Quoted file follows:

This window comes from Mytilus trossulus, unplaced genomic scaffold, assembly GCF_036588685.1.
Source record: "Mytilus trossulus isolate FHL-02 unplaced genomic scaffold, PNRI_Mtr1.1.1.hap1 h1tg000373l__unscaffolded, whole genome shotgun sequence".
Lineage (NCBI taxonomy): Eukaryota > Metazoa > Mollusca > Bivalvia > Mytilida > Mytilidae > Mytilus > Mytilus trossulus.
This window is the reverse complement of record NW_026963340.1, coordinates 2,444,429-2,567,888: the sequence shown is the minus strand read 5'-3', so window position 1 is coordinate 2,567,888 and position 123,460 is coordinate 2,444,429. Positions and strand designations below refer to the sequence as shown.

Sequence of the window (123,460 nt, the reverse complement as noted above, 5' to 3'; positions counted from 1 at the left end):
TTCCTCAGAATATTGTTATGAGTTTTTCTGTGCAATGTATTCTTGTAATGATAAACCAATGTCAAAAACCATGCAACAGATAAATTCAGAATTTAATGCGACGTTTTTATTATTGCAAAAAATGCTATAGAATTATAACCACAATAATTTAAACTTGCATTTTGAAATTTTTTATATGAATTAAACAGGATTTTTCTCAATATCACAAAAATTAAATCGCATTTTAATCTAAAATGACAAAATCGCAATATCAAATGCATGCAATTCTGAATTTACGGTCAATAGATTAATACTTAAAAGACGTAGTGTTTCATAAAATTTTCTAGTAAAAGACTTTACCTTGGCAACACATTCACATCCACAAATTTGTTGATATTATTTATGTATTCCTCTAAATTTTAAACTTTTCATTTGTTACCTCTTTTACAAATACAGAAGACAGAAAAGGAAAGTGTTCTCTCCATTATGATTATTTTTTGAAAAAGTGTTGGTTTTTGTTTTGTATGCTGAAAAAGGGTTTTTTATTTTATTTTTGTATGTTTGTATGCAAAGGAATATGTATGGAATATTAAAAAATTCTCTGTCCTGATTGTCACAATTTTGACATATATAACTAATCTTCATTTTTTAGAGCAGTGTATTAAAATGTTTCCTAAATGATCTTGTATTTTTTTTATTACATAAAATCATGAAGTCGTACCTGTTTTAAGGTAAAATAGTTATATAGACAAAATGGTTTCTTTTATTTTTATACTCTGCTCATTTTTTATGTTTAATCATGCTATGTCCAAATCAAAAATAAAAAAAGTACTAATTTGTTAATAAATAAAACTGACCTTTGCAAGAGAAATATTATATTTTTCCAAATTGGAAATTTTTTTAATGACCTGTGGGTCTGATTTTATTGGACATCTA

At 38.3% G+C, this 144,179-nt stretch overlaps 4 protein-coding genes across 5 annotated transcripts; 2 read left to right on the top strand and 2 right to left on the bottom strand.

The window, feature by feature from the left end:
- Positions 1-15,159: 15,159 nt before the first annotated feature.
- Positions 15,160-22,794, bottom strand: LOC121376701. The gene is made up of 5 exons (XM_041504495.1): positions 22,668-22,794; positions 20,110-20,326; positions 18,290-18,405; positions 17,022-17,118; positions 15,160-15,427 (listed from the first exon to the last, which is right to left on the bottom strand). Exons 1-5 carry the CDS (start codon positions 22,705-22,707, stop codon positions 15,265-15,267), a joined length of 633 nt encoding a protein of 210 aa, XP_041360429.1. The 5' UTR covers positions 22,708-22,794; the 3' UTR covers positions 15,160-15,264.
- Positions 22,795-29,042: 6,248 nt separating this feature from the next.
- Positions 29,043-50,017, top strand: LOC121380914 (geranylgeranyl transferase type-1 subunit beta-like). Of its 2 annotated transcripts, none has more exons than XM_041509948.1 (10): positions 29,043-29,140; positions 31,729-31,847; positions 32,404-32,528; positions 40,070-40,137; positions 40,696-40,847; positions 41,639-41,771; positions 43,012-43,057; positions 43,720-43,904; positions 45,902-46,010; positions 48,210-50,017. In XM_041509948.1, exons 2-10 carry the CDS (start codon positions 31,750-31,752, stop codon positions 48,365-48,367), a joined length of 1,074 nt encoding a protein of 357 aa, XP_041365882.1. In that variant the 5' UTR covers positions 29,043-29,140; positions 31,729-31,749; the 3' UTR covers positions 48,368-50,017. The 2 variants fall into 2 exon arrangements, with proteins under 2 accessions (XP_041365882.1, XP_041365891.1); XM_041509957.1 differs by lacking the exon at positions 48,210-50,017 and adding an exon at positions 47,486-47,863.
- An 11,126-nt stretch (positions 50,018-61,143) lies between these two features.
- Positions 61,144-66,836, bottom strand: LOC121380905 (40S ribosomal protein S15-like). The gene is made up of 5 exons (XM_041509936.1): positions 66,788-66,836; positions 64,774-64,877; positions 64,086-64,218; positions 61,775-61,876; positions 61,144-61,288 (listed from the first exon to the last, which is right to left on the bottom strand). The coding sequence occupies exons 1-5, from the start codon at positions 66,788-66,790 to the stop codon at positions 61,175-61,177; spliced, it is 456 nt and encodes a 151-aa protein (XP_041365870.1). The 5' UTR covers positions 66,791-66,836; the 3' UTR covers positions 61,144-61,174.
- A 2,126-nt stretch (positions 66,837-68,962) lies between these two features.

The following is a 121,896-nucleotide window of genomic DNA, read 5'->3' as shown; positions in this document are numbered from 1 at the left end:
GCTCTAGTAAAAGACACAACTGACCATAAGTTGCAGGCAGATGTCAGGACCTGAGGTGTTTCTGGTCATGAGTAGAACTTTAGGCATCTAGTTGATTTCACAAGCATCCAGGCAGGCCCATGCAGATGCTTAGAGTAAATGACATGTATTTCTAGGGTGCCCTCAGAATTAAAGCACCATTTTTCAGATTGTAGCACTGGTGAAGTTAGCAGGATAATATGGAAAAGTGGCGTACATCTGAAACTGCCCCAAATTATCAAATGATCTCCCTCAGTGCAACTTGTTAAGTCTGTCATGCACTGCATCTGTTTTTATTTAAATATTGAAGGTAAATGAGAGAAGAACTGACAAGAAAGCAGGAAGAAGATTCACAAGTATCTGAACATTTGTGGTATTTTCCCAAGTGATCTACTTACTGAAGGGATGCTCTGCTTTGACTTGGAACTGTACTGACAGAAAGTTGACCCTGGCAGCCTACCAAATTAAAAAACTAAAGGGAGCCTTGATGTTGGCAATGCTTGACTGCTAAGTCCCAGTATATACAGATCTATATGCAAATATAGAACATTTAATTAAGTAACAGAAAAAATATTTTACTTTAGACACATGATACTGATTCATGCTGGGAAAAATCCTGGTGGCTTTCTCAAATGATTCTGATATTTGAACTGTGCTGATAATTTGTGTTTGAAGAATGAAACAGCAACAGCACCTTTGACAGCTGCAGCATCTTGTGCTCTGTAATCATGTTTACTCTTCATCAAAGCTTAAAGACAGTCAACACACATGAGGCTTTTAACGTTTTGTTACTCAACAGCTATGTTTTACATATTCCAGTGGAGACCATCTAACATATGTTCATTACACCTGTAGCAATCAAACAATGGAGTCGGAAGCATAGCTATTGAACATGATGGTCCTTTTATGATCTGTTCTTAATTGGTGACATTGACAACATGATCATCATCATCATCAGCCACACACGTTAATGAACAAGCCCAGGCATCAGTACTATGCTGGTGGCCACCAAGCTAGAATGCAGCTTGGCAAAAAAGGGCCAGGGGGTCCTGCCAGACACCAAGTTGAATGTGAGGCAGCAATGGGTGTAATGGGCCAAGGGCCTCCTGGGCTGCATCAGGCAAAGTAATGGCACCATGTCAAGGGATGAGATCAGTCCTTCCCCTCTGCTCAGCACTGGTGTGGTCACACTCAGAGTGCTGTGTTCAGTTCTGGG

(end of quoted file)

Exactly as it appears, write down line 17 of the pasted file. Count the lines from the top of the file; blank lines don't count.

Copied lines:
GCTCTAGTAAAAGACACAACTGACCATAAGTTGCAGGCAGATGTCAGGACCTGAGGTGTTTCTGGTCATGAGTAGAACTTTAGGCATCTAGTTGATTTCACAAGCATCCAGGCAGGCCCATGCAGATGCTTAGAGTAAATGACATGTATTTCTAGGGTGCCCTCAGAATTAAAGCACCATTTTTCAGATTGTAGCACTGGTGAAGTTAGCAGGATAATATGGAAAAGTGGCGTACATCTGAAACTGCCCCAAATTATCAAATGATCTCCCTCAGTGCAACTTGTTAAGTCTGTCATGCACTGCATCTGTTTTTATTTAAATATTGAAGGTAAATGAGAGAAGAACTGACAAGAAAGCAGGAAGAAGATTCACAAGTATCTGAACATTTGTGGTATTTTCCCAAGTGATCTACTTACTGAAGGGATGCTCTGCTTTGACTTGGAACTGTACTGACAGAAAGTTGACCCTGGCAGCCTACCAAATTAAAAAACTAAAGGGAGCCTTGATGTTGGCAATGCTTGACTGCTAAGTCCCAGTATATACAGATCTATATGCAAATATAGAACATTTAATTAAGTAACAGAAAAAATATTTTACTTTAGACACATGATACTGATTCATGCTGGGAAAAATCCTGGTGGCTTTCTCAAATGATTCTGATATTTGAACTGTGCTGATAATTTGTGTTTGAAGAATGAAACAGCAACAGCACCTTTGACAGCTGCAGCATCTTGTGCTCTGTAATCATGTTTACTCTTCATCAAAGCTTAAAGACAGTCAACACACATGAGGCTTTTAACGTTTTGTTACTCAACAGCTATGTTTTACATATTCCAGTGGAGACCATCTAACATATGTTCATTACACCTGTAGCAATCAAACAATGGAGTCGGAAGCATAGCTATTGAACATGATGGTCCTTTTATGATCTGTTCTTAATTGGTGACATTGACAACATGATCATCATCATCATCAGCCACACACGTTAATGAACAAGCCCAGGCATCAGTACTATGCTGGTGGCCACCAAGCTAGAATGCAGCTTGGCAAAAAAGGGCCAGGGGGTCCTGCCAGACACCAAGTTGAATGTGAGGCAGCAATGGGTGTAATGGGCCAAGGGCCTCCTGGGCTGCATCAGGCAAAGTAATGGCACCATGTCAAGGGATGAGATCAGTCCTTCCCCTCTGCTCAGCACTGGTGTGGTCACACTCAGAGTGCTGTGTTCAGTTCTGGG